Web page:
Ethnocentrism is a way of examining the world in terms of our own culture. Often an ethnocentric view will lead one to ignore what is important in other cultures while focusing on what is important in theirs. This tendency to be ethnocentric can result in viewing one’s own culture as superior to another and can cause lack of ability to see other cultures without judging them on the basis of one’s culture. These effects may be why in American schools there is little world history that is taught, in my day there was none.
Lahiri invents a family which is common in America, a family with a diverse background. As one reads When Mr. Pirzada Came to Dine, they are struck by the lack of concern given to Pakistan’s war by the American media, and the grade school teacher who thinks if it is not relevant to the student’s report, it is not important.
American schools are known for only teaching American history. But Lilia’s father insists she is not getting a good enough education. The Das family and Mr. Pirzada are very concerned about the situation in Pakistan. Lilia’s father wants to know if she knows about the situation in Pakistan, Lilia’s father, when realizing she does not know of the situation, states "What exactly do they teach you at school? . . . But what does she learn about the world?" (26-27). This is a valid concern because American culture often centers on only their own history, ignoring the history of the world. Later Lilia talks about what she is learning in school "We learned American history, of course, and American geography. That year and every year, it seemed, we began by studying the revolutionary war. We were taken . . . to visit Plymouth Rock . . . to walk the Freedom Trail . . . to the top of Bunker Hill Monument" (27). Lilia’s school shows a large bias toward American history, while ignoring the rest of the world’s history.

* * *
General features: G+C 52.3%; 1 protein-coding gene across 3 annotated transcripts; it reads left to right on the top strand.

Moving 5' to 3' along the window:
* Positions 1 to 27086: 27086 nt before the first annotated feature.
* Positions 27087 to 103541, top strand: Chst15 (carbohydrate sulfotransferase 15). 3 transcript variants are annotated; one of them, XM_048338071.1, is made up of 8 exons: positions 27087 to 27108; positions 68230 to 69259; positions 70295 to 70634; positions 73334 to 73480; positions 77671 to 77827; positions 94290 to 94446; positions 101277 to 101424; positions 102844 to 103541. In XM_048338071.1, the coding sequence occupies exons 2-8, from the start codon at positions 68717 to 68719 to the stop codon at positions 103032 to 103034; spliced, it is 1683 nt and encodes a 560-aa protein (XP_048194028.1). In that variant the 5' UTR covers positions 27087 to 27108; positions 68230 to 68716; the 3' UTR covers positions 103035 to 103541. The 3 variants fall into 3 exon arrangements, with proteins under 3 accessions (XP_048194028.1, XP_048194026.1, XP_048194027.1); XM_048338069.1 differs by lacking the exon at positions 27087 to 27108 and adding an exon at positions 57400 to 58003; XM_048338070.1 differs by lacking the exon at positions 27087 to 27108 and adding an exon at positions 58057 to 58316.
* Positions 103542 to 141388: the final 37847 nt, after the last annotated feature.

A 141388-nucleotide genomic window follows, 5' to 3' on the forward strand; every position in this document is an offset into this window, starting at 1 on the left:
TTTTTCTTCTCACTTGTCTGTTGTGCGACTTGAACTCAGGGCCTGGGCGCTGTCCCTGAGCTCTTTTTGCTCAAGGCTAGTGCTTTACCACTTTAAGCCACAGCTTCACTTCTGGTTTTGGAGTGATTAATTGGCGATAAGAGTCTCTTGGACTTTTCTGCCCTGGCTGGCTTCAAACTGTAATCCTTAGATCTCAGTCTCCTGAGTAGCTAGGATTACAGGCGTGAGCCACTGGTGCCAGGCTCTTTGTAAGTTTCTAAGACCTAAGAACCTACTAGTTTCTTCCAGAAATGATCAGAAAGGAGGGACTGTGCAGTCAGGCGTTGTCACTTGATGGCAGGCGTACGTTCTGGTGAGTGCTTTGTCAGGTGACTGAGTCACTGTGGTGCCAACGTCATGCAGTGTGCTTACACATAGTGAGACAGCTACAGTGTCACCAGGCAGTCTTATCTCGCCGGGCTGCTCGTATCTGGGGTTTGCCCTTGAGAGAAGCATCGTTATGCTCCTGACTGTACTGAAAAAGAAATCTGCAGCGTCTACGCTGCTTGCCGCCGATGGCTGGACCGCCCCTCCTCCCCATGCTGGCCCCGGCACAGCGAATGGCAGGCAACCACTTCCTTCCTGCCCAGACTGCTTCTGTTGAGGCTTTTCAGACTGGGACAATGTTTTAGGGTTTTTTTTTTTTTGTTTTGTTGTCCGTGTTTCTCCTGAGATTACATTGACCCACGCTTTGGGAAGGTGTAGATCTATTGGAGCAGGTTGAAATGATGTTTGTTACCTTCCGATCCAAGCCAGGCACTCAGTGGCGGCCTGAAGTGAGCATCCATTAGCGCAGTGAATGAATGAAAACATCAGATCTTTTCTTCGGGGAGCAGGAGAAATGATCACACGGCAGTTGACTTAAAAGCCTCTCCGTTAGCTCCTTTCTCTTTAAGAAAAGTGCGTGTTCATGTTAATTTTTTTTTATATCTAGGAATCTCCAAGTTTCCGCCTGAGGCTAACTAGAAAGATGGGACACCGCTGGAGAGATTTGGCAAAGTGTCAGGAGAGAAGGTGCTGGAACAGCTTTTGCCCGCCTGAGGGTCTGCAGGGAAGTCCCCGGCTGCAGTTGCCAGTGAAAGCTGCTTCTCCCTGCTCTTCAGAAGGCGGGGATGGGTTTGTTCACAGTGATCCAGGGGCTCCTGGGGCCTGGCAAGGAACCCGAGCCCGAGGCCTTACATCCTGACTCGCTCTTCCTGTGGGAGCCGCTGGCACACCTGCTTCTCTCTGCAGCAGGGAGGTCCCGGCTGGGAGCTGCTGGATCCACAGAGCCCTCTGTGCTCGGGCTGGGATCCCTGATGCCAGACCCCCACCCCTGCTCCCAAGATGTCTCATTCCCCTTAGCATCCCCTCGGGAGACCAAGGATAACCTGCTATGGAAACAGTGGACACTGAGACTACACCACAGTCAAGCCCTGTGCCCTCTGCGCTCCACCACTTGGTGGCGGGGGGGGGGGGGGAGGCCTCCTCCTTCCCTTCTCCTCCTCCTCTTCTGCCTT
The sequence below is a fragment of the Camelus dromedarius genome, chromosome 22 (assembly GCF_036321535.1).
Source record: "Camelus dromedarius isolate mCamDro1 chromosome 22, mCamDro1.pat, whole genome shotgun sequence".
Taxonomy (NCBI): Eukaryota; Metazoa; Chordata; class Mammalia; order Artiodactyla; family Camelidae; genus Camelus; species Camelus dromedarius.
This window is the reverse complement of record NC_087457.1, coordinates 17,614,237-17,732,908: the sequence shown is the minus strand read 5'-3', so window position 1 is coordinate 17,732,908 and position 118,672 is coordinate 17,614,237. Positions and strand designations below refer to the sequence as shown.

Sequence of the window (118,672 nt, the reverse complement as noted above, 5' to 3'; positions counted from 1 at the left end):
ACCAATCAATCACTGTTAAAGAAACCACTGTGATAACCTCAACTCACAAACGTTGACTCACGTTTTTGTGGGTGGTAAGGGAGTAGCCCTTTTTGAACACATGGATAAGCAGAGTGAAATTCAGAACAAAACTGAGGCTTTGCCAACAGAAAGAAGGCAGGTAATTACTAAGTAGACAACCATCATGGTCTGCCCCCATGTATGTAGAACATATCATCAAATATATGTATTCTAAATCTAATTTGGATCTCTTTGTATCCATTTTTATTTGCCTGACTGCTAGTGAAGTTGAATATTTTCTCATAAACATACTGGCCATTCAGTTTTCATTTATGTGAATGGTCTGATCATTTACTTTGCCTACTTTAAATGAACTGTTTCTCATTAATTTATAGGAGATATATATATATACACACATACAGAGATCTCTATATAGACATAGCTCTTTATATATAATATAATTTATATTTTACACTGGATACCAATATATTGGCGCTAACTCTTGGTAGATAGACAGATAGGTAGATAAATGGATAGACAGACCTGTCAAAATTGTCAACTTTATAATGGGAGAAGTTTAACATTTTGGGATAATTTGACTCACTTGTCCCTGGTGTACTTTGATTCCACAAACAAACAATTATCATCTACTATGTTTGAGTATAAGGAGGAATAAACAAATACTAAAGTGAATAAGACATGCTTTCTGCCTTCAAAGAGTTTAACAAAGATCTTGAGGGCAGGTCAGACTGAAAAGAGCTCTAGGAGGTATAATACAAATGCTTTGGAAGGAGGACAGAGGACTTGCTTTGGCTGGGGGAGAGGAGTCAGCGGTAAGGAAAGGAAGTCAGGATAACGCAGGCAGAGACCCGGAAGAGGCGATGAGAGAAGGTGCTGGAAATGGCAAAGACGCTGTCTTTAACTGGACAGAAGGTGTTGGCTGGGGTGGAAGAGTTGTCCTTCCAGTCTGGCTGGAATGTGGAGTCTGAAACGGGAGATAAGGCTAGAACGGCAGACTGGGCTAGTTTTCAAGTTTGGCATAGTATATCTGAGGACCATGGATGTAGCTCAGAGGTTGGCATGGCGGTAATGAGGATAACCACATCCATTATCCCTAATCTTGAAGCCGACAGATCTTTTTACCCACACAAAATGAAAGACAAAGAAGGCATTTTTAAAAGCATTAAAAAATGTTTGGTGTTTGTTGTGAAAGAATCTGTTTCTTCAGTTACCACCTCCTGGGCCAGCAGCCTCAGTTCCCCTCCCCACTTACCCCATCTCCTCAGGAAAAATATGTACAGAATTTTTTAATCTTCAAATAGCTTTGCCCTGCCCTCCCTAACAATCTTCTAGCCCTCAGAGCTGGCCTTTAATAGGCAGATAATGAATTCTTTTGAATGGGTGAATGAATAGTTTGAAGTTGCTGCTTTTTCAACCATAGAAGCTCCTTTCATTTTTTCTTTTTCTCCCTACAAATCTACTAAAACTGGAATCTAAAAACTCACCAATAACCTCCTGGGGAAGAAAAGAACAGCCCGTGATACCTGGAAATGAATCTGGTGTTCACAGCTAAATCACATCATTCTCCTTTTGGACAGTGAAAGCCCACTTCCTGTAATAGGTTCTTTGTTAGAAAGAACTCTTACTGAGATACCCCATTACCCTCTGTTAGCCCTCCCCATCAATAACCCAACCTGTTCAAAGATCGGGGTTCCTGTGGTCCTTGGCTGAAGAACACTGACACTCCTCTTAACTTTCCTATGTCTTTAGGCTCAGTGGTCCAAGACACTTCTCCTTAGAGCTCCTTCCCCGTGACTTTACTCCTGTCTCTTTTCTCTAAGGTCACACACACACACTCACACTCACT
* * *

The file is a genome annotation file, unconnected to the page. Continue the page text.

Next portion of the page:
Mr. Pirzada and the Das Family are very concerned about what is happening in Pakistan, but as the war continues there is less news coverage about what is happening. This shows a lack of social concern on the part of Americans who steadily lose interest in the Pakistan war.
A kind of bonding occurs between the Das family and Mr. Pirzada. This is not a lasting relationship, since once he leaves they do not keep in contact. But this relationship is built around commonalities and shared expressions of concern. While few Americans knew about, or cared about the situation in Pakistan, those people whom it effects directly-as Mr. Pirzada for being worried about his family- and indirectly-as did the Das. Family because of their Indian heritage, were very interested.
America is very ethnocentric, concentrating on only those virtues which we deem important, teaching only the history we are a part of and even then leaving out many people who were important in the history of America. Too often in America world history is ignored and often only learned if one chooses to do so in college. The writer makes an important point of how American students are often undereducated in the field of world history, and current events. I find, when reflecting at my own education that the basis I have for history is very biased toward American history. My education of history contained only knowledge of America.
Especially in times of political unrest, people who are being educated should be done so in a whole world approach. In America we would do better to teach a multi-national history and include in American history all the peoples who came here and struggled to survive.